On 9 October, Mrs Leggett’s harassment from her boss took a turn for the worse. The Club was hosting its World Race Day, and she had been invited down to the race barriers by a colleague. This colleague was showing Mrs Leggett what the starters needed to do to place the horses in the starting gates, when she received a call from her boss.

He asked her “are you at the barriers?” and when she said she was, he said “you get back here right now and do your own sashing…I have to go through the bars to collect the money and Lea can’t leave the office. You get back here right now and don’t ever do that without my approval again.”

Not long after, Mrs Leggett went to the car park, saw her husband there, hugged him and began crying. Soon, a director of the Club approached her, asking what was wrong. She explained what Mr Rudolph had said over the phone, saying: “Do you know how humiliating and embarrassing that was for me in front of the stewards and starters and everybody behind the barriers, to be yelled at and spoken to so badly?”

Straw that broke the camels back

“I wouldn’t have picked up the phone,” replied the director. “I would have told him to f*** off.” This event was essentially the straw that broke the camels back, and perhaps the most pivotal moment in this general protections case. That night, Mrs Leggett sent an email to Mr Rudolph, which read thusly.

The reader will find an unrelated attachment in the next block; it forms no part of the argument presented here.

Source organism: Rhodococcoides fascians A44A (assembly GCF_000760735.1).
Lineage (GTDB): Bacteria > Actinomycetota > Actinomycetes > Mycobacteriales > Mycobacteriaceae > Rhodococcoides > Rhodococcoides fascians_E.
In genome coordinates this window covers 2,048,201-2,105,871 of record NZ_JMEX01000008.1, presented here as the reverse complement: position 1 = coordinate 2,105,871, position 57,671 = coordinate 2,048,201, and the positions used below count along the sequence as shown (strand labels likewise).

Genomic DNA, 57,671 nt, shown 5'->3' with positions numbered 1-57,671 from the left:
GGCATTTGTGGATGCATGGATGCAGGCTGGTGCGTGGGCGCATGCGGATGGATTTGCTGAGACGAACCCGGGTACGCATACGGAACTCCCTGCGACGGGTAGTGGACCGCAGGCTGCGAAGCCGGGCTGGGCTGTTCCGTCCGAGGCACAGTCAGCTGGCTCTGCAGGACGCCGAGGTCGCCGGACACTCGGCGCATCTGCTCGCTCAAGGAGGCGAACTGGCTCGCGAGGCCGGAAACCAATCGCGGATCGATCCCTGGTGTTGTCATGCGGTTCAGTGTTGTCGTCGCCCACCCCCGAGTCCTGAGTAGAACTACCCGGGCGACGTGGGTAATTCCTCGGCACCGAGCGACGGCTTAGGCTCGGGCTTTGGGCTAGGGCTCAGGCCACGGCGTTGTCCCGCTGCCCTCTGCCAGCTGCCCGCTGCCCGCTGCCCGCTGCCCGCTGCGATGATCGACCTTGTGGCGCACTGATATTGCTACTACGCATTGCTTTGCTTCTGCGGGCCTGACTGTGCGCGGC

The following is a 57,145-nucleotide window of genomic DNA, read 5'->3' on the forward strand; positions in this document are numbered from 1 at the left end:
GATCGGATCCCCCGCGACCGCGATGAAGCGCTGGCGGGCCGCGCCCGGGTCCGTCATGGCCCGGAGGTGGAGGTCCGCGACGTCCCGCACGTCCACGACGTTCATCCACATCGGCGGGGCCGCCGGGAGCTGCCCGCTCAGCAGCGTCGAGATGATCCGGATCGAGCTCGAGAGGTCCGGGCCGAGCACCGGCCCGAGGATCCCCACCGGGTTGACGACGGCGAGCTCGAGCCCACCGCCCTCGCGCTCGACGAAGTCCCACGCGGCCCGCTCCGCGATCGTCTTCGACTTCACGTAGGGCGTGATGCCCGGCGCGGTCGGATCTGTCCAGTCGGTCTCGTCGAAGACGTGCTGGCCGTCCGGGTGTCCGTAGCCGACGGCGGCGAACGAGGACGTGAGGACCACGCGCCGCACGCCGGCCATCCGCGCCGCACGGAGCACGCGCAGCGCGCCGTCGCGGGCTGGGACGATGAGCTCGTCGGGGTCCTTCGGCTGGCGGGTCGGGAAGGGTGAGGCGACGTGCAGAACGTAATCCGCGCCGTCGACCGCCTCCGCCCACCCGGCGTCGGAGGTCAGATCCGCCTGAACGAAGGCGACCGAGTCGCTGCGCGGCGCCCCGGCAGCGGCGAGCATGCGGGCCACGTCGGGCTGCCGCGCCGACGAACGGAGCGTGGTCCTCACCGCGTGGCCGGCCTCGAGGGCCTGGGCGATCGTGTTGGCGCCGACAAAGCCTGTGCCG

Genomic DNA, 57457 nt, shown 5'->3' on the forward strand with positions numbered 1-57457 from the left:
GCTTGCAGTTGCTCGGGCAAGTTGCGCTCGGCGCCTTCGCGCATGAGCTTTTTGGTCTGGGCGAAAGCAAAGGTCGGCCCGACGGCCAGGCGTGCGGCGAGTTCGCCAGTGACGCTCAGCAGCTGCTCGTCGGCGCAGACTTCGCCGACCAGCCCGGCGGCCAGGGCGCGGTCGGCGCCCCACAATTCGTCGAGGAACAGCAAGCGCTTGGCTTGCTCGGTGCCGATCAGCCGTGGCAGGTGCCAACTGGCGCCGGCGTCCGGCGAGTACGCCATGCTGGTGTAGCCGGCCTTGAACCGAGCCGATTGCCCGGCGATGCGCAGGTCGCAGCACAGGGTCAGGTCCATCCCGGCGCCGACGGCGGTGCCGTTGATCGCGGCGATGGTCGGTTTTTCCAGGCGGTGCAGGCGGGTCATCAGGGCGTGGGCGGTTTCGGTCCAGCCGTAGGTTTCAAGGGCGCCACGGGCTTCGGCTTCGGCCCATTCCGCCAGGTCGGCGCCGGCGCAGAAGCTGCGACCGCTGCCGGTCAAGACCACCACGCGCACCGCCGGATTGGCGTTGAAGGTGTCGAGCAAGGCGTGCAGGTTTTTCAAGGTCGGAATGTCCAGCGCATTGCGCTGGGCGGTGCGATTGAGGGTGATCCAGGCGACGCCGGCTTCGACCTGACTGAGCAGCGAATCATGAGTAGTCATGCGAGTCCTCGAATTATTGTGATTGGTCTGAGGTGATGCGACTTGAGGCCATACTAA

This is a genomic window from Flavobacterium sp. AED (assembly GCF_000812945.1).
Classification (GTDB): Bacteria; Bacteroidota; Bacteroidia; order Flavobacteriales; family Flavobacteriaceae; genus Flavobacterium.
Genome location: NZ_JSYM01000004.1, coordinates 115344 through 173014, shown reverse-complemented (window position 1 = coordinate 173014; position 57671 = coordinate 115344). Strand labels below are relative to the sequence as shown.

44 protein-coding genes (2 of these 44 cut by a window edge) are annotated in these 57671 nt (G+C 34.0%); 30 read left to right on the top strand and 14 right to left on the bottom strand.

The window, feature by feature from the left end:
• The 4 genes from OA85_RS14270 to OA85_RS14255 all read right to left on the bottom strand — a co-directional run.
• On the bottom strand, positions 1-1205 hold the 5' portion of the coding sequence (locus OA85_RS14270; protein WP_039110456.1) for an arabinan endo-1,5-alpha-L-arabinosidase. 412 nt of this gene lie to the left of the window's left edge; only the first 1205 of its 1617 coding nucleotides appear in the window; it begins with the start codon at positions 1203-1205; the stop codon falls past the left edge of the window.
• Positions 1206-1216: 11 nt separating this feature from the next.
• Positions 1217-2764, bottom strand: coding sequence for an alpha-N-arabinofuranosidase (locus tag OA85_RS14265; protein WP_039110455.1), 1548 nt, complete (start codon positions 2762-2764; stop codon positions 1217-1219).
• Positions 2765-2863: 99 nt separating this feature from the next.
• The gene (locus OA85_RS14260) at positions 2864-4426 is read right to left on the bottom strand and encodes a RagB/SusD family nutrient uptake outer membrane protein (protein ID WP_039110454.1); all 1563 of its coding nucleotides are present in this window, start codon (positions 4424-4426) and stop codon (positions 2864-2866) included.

I refer to your phone call today when you ordered me back from the barriers.
I was very embarrassed to be placed in a situation in which I had to ask the stewards and attendants to take me back to the enclosure before the race started. I felt that you were rude with this demand, as I did not have an opportunity to explain to you (before you hung up on me) that I would be back before the end of the race. This fact I had already checked on before going to the barriers with Alan.

I am very upset you used the tones you did as I recall that you encouraged me last Raceday in front of Jeff and race sponsors that I could go to the barriers.
I don’t know why you needed to speak to me so harshly over this issue as the race did not even have a sponsor. This being the reason I used this opportunity and took your advice to go.